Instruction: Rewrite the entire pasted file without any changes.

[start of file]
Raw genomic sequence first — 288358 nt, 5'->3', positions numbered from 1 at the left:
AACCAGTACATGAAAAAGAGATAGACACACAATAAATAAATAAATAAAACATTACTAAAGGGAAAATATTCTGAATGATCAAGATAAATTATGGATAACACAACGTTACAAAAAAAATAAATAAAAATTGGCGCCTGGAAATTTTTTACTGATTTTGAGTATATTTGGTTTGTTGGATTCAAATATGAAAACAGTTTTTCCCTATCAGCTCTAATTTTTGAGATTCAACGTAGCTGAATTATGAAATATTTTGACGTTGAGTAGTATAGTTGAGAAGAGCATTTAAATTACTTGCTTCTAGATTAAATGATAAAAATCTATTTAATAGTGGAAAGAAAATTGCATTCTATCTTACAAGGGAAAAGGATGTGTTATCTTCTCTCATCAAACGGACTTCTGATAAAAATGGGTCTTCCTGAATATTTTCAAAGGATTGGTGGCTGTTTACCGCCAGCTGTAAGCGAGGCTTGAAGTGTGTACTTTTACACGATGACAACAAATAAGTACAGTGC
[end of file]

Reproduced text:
Raw genomic sequence first — 288358 nt, 5'->3', positions numbered from 1 at the left:
AACCAGTACATGAAAAAGAGATAGACACACAATAAATAAATAAATAAAACATTACTAAAGGGAAAATATTCTGAATGATCAAGATAAATTATGGATAACACAACGTTACAAAAAAAATAAATAAAAATTGGCGCCTGGAAATTTTTTACTGATTTTGAGTATATTTGGTTTGTTGGATTCAAATATGAAAACAGTTTTTCCCTATCAGCTCTAATTTTTGAGATTCAACGTAGCTGAATTATGAAATATTTTGACGTTGAGTAGTATAGTTGAGAAGAGCATTTAAATTACTTGCTTCTAGATTAAATGATAAAAATCTATTTAATAGTGGAAAGAAAATTGCATTCTATCTTACAAGGGAAAAGGATGTGTTATCTTCTCTCATCAAACGGACTTCTGATAAAAATGGGTCTTCCTGAATATTTTCAAAGGATTGGTGGCTGTTTACCGCCAGCTGTAAGCGAGGCTTGAAGTGTGTACTTTTACACGATGACAACAAATAAGTACAGTGC